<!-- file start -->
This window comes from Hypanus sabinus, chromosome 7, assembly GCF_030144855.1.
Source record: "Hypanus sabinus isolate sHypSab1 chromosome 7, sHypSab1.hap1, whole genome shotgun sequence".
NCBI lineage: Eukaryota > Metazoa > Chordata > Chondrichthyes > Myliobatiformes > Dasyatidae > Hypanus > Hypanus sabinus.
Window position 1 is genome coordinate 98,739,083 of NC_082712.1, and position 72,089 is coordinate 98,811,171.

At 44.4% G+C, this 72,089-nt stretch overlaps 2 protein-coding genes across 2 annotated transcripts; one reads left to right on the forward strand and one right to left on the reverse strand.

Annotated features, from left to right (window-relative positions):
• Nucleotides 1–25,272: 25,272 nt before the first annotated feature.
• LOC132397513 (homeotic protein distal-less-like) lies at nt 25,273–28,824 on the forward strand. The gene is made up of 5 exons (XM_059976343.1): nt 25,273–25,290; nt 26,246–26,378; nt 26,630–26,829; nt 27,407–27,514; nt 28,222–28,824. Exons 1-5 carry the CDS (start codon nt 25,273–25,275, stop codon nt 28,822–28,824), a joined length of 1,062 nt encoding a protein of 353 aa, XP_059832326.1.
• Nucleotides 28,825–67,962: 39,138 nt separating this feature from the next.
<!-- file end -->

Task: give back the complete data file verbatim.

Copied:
This window comes from Hypanus sabinus, chromosome 7, assembly GCF_030144855.1.
Source record: "Hypanus sabinus isolate sHypSab1 chromosome 7, sHypSab1.hap1, whole genome shotgun sequence".
NCBI lineage: Eukaryota > Metazoa > Chordata > Chondrichthyes > Myliobatiformes > Dasyatidae > Hypanus > Hypanus sabinus.
Window position 1 is genome coordinate 98,739,083 of NC_082712.1, and position 72,089 is coordinate 98,811,171.

At 44.4% G+C, this 72,089-nt stretch overlaps 2 protein-coding genes across 2 annotated transcripts; one reads left to right on the forward strand and one right to left on the reverse strand.

Annotated features, from left to right (window-relative positions):
• Nucleotides 1–25,272: 25,272 nt before the first annotated feature.
• LOC132397513 (homeotic protein distal-less-like) lies at nt 25,273–28,824 on the forward strand. The gene is made up of 5 exons (XM_059976343.1): nt 25,273–25,290; nt 26,246–26,378; nt 26,630–26,829; nt 27,407–27,514; nt 28,222–28,824. Exons 1-5 carry the CDS (start codon nt 25,273–25,275, stop codon nt 28,822–28,824), a joined length of 1,062 nt encoding a protein of 353 aa, XP_059832326.1.
• Nucleotides 28,825–67,962: 39,138 nt separating this feature from the next.